Published by www.elsa.photo.net ; 2003. ISBN No. 0-9668665-0-9. Available from http://www.elsa.photo.net , 607 Franklin St., Cambridge, MA 02139-2923; Phone: (617) 876-6416; fax: (617) 492-4925; email: firstname.lastname@example.org . Price: $15.00 More information: http://www.nohairday.com .
A cheerful and irreverent stare-down of cancer and its impact on the female body, "No Hair Day" is photographer Elsa Dorfman's unique collaboration with three women--Debbie Dorsey, Libby Levinson, and Carol Potoff--whose struggle with breast cancer marks them but does not define them. Shot in Cambridge, MA, on the large-format Polaroid camera, Dorfman's project results in a series of somewhat theatrical yet lighthanded images that present these three women as sexy and vividly alive despite their disease.
Bald heads, wigs, reconstructed breasts--the byproducts of chemo, radiation and trauma are the props of Dorfman's photos, along with the colorfully stylish clothing that these middle-aged women wear so well. Indeed, they wear their burden exceptionally well, and Dorfman's images capture a lot of genuine camaraderie, high humor, defiant spirit, and sheer will in her group and solo portraits. Whether eating pizza together in one shot, or posing in evening wear, or standing half-naked in sisterly solidarity, Dorsey, Levinson and Potoff exude confidence and charm.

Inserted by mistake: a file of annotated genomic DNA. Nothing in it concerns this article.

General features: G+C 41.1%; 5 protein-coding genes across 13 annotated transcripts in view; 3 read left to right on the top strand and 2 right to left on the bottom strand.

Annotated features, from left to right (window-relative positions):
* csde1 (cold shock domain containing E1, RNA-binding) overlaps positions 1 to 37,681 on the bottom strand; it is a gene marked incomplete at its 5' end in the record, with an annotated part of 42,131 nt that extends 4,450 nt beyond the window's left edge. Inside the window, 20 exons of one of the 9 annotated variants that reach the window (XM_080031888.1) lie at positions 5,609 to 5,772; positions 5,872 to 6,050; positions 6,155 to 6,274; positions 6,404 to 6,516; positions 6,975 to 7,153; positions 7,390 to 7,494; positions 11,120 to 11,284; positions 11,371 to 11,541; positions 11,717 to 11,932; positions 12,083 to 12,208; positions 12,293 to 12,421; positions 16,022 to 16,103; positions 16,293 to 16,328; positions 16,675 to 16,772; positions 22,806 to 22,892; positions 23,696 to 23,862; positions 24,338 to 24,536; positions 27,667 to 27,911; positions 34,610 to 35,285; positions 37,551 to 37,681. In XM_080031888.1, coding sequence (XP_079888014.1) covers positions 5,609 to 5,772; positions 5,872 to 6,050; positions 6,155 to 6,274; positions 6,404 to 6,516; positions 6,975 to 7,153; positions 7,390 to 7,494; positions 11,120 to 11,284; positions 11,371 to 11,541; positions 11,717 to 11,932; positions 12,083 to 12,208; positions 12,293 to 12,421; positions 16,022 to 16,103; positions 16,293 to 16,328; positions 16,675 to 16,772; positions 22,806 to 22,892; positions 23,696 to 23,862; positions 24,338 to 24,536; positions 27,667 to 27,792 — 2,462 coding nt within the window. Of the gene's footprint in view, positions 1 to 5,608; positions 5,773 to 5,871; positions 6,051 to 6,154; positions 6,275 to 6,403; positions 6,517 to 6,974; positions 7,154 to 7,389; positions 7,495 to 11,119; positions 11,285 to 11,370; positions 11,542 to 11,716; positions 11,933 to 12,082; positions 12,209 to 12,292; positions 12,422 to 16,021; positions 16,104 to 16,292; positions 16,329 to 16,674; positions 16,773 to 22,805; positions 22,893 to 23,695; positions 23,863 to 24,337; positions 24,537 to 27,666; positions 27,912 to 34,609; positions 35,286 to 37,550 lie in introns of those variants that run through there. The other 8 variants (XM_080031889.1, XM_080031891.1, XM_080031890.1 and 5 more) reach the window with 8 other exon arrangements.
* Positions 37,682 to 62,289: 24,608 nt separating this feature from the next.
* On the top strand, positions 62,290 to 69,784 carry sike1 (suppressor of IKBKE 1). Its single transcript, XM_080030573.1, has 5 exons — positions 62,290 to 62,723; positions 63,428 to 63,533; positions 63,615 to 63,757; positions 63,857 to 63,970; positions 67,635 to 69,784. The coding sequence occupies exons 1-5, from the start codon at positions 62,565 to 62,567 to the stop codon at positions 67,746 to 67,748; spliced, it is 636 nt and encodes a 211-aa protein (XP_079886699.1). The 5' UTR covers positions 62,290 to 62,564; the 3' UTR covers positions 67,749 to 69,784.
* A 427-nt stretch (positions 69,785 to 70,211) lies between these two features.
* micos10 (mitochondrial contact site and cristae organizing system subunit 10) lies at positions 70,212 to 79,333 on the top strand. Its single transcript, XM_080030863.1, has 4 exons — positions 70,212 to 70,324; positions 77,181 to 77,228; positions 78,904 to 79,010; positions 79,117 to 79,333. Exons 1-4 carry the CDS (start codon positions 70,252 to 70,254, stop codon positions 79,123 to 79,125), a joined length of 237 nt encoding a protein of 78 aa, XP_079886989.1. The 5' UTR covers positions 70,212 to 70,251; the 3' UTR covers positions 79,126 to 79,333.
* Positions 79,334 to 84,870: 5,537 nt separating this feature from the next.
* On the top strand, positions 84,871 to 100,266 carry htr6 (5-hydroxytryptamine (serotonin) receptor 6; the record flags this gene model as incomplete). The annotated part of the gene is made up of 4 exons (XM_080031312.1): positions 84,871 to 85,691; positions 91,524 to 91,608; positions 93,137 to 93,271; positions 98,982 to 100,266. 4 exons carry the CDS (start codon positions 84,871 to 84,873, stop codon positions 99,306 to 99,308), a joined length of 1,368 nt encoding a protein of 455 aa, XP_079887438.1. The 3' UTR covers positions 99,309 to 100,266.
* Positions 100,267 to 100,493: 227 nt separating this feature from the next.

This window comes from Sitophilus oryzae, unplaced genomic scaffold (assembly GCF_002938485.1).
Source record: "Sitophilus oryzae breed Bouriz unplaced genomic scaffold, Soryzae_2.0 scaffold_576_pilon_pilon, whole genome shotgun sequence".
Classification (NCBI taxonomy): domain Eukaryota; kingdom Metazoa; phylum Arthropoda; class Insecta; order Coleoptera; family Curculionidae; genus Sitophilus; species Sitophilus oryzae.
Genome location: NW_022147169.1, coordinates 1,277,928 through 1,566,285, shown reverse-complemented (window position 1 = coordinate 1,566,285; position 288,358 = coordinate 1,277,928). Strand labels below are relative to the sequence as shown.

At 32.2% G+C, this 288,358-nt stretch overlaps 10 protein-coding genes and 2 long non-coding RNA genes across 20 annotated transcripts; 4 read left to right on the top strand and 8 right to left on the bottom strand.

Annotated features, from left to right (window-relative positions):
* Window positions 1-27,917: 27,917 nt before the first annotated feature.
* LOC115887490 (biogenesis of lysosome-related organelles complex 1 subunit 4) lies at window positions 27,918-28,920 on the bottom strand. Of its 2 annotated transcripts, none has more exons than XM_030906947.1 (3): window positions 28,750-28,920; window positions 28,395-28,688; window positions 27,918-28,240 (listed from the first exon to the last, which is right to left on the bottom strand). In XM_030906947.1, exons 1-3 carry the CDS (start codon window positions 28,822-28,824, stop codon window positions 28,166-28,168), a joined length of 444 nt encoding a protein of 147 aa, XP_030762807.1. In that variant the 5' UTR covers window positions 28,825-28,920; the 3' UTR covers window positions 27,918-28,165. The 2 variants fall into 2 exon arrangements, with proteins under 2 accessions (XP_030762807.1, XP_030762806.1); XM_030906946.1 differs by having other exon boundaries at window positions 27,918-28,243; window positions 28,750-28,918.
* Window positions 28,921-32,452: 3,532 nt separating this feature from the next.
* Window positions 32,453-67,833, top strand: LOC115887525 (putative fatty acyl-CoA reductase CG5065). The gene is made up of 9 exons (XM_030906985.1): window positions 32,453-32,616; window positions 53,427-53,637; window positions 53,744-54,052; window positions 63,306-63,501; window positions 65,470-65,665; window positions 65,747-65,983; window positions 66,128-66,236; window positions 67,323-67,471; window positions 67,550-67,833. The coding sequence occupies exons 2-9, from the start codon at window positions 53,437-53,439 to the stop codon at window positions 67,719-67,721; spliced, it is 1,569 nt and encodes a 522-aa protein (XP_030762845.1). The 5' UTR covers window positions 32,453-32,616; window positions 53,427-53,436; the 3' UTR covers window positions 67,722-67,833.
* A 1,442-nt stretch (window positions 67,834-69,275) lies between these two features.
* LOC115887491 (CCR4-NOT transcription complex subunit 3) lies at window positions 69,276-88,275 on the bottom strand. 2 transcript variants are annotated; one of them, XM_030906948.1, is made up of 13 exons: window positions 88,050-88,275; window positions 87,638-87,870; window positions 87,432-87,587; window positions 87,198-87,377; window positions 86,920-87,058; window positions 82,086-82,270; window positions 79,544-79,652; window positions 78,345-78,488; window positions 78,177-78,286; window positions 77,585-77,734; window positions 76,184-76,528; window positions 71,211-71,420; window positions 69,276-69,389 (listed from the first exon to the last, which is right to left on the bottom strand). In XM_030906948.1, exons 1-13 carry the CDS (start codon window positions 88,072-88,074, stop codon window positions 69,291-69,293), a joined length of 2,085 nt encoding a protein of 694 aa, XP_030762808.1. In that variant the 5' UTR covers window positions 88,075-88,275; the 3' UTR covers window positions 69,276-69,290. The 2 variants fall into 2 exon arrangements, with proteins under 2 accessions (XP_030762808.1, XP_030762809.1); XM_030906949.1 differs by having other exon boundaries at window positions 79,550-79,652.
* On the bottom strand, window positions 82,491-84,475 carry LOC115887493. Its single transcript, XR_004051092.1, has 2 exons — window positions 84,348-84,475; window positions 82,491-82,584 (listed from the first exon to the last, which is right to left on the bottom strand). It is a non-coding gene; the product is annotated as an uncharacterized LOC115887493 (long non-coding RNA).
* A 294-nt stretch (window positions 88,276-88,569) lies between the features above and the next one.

Sure, it can be disturbing to confront a bald Debbie Dorsey standing in a hospital gown, holding three huge syringes filled with red chemotherapeutic liquid, but her cocksure expression and the tilt of her hip tells us all we need to know. She is an Athena of the Antibodies, about to do battle. Similarly, Libby Levinson stands tall, radiating joy and a positive outlook, in a black business suit that suggests she's ready for "someone else's" funeral. And Carol Potoff smiles so broadly and so warmly most of the time that Dorfman's camera often nails her with her eyes squeezed shut.
"No Hair Day" gives a lot of fresh life to the documentary power of the large-format Polaroid, which increasingly takes a back seat these days to the emergence of digital photography. Dorfman reminds us how affecting these big, robust prints can be, with their rich depth-of-field, their subtle color values and their old-time studio atmosphere. Thanks in large part to the fun of Polaroid photography, "No Hair Day" is a genuine life celebration that assiduously avoids the cloying, the mawkish, the pitying, and instead delivers character and some dark comedy. The project was even filmed by Boston filmmaker Bob Burns--whose movie stills are included in this book--and has been shown on Boston public television. It is also part of the Breast Cancer Media Project. And while, sadly, Carol Potoff succumbed to cancer two years ago--her death is noted in the book's coda--thanks to Dorfman she will remain a vivid inspiration.